Amazon has not completely banned selling items such as face masks and hand sanitizers but monitors listings for price gouging. Sellers flagged in violation of their rules are prevented from selling again. Amazon also does not accept new requests for offers in the same categories.
Due to a surge in online shopping, Amazon decided to hire 100,000 new full-time and part-time workers.
They have paused account suspensions for order performance and extended period for returns extended. Since the COVID-19 broke out, Amazon rolled out numerous updates for retailers.
International standard delivery has been added for all sellers. This is with the hope of making worldwide delivery cheaper and more consistent during COVID-19. It includes simplified pricing, the tracking of all deliveries, and shipping protection.
Sellers are now told the zip code of where missing items are located. The aim of this is to resolve issues for customers at a faster rate.
FedEx has collaborated with eBay to reduce the price of its 2 day delivery for sellers.
Preferred shipping companies are now required to protect the buyer from claims that the items were not received, as all these shippers go directly through eBay.
eBay now also reserves the right to refund customers’ claims after 3 days without a claim. Therefore tracking on products is highly recommended.
Increased time for returns will give the customer more time to return an item. Sellers can no longer request for returns to be closed early. eBay has stated this is to give buyers ‘sufficient time’ during the Coronavirus crisis. The previous returns period was between 30-60 days depending on the seller.
Fashion & Luxury Brands Against COVID-19
Fashion and beauty brands are shifting their production to tackle COVID-19. Many intend to make masks or disinfectants. Factories that usually produce fragrances are also shifting gears and joining the fight against COVID-19.
Inditex - the owner of Zara is looking into ways to turn part of its textile manufacturing capacity in Spain to make hospital gowns.
Athletic leviathan in collaboration with Carbon decided to produce its own personal protective equipment (PPE). They are using the same 3D-printing technology behind its 4D series of sneakers. Adidas is producing more than 18,000 face shields per week for healthcare professionals and front-line workers.
The mask structures printed in 3D reduce material consumption and speed up printing time, while ensuring comfort and efficiency.
At the same time, Nike repurposed part of its sneakers manufacturing to create face shields for health care workers. The company is creating full-face shields and air-purifying respirator lenses to help health professionals. Collar padding that was supposed to be used in shoes and cords that were originally going to be used for apparel is now going to be used in the fight against Coronavirus.
Balenciaga & YSL
Kering SA, the conglomerate behind luxury fashion labels Balenciaga and Saint Laurent, switched their factory operations to producing surgical masks for French hospitals. This was done with the approval of health authorities.
Louis Vuitton Moet Henessy
Luxury powerhouse LVMH, which owns Louis Vuitton, Bulgari, TAG Heuer, Tiffany, Dom Pérignon, and many other high-end brands, has now ventured into the hand-sanitizer sector.
And the company is not stopping there. LVMH has also committed to working with a Chinese industrial supplier to secure 10 million surgical face masks that will be handed over to French health services.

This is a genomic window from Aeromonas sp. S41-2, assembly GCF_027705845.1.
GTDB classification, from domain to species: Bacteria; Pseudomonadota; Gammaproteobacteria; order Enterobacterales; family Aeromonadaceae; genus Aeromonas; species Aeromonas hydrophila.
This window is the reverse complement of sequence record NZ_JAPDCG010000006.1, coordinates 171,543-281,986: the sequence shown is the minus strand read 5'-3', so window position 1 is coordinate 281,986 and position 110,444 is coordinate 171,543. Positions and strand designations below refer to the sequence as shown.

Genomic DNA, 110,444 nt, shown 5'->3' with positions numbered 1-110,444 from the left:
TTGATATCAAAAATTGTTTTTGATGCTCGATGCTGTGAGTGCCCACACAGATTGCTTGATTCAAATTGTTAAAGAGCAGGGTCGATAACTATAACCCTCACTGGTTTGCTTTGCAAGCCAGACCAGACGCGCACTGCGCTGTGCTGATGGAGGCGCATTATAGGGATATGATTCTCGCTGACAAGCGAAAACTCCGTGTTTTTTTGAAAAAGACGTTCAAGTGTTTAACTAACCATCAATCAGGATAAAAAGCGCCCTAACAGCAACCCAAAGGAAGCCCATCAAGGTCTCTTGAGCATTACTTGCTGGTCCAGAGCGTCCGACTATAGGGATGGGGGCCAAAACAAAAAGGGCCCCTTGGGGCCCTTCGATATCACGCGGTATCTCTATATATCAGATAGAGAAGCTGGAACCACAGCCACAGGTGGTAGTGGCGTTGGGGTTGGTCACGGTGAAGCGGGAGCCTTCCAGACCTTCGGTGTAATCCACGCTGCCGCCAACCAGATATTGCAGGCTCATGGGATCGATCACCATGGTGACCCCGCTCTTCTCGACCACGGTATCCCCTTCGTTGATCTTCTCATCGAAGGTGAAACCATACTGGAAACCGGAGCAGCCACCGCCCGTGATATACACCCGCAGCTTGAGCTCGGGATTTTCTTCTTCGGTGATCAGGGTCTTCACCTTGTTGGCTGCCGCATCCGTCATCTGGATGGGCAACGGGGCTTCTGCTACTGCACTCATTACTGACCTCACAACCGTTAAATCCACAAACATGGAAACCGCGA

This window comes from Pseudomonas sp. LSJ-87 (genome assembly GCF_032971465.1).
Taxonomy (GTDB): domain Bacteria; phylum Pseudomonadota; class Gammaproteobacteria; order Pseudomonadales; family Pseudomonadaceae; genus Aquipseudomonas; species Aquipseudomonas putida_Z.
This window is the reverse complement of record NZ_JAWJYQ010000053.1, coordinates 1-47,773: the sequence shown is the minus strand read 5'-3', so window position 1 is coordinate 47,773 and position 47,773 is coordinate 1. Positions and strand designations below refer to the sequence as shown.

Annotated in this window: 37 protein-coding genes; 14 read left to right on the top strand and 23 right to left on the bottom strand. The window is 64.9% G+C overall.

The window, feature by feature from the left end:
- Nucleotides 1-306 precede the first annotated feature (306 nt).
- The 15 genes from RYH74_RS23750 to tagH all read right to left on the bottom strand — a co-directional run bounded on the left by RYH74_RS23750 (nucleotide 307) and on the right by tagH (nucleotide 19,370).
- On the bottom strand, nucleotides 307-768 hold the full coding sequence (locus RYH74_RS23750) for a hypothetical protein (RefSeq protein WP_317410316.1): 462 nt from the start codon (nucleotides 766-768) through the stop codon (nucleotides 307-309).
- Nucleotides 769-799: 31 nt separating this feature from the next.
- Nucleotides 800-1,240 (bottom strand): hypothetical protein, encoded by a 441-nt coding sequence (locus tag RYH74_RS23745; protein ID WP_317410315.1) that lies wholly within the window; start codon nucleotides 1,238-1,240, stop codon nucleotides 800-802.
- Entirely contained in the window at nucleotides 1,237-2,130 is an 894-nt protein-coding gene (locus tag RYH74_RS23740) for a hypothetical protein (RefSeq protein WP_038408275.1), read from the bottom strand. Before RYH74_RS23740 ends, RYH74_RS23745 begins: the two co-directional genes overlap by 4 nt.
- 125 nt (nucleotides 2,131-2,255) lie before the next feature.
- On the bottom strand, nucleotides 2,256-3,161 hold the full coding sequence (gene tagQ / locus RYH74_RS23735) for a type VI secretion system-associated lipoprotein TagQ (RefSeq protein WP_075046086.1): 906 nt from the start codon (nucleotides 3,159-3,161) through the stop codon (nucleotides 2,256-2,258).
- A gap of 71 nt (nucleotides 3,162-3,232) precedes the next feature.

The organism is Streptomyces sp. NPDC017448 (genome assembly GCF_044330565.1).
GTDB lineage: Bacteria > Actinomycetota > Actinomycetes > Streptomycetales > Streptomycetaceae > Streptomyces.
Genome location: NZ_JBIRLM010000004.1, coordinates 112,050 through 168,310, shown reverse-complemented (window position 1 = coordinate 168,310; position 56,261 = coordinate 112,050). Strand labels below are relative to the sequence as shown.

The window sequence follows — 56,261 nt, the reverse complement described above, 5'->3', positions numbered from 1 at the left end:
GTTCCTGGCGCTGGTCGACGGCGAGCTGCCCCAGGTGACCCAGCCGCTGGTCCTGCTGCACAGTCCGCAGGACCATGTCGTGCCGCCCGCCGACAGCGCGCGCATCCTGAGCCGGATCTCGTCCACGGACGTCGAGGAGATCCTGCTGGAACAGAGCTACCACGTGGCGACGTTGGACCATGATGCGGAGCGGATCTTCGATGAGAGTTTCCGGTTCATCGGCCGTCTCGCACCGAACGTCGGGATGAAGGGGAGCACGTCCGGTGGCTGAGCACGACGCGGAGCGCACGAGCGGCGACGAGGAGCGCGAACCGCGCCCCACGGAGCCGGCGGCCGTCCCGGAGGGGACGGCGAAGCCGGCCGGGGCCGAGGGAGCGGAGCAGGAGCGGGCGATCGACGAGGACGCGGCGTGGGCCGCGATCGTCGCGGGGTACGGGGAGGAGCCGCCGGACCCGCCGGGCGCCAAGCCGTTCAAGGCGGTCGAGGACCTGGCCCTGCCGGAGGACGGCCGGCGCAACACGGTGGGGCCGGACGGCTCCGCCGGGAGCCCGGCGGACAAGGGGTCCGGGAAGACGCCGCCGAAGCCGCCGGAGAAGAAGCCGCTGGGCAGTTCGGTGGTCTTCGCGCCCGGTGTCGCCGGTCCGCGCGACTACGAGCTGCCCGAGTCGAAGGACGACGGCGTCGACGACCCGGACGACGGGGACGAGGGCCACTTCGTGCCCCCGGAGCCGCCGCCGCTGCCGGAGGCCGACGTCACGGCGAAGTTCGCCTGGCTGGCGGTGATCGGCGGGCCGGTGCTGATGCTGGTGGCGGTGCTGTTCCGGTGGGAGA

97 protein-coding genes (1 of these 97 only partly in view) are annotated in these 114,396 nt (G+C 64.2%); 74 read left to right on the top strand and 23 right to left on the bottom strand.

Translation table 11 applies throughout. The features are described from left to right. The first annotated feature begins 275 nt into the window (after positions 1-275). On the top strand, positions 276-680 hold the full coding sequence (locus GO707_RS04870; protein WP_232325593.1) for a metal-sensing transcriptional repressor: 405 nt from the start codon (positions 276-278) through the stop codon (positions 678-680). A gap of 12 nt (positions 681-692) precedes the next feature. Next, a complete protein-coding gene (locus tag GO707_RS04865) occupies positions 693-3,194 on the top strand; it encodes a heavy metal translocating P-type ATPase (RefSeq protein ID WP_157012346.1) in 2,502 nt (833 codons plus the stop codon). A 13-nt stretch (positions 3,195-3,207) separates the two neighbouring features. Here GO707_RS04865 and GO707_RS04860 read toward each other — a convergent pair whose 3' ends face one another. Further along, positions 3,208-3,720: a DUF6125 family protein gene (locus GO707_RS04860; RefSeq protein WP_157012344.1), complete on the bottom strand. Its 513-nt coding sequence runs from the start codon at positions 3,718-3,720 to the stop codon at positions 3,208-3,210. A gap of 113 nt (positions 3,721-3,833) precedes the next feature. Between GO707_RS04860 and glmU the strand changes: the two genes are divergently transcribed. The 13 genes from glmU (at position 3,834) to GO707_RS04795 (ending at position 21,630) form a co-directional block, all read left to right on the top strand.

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Automotive Technology Supports Medical Devices Production
Volkswagen Group is driving the response to the COVID-19 outbreak and is now distributing materials in Germany. These include breathing masks, disinfectants, gloves, thermometers, protective goggles, and suits.
The company also uses its own devices for the production of medical equipment for those in need - among others, 3D mounts for printing face shields.
The Spanish brand SEAT has transformed its montage line for the production of breathing aids.
Ferrari has continued its efforts to fight the Covid-19 pandemic and has started to produce respirator valves and fittings for protective masks. The department where car prototypes are usually built is now producing these thermoplastic components using additive manufacturing technology.
Spirits Manufacturers Shifts to Hand Sanitizers
Pernod Ricard owner of such brands as Champagne G.H Mumm, Absolut Vodka, and Jameson Irish Whiskey says it is converting its facilities to produce hand sanitizer that it will donate amid the shortage.
As the US faces a massive hand-sanitizer shortage, companies like Pernod Ricard are trying to help meet the demand. They have started to produce hand sanitizer at all its US distilleries.
Pernod Ricard said it worked with the US government to receive certification to produce hand sanitizer. The next steps included figuring out the distribution of the hand sanitizer, which will be donated.
Some are sending medical help, others are donating cash. The range of activities taken is wide and truly inspirational. Big brands answer these unprecedented times in many ways and have stepped up in the effort to cope with Coronavirus.
Our answer is still: let’s work through this together. As we all enter the uncharted waters of COVID-19 we find that continuous support is crucial in finding balance in the new situation.
If your business has taken a hit since covid-19 we would like to help reduce the impact. For DataFeedWatch users who decide to put their advertising on hold for the duration of the epidemic outbreak, we will offer: a free account suspension and pausing shops in your account for free.
When ready to renew your advertising operations - your feeds will be waiting unscathed and ready to conquer shoppers' hearts!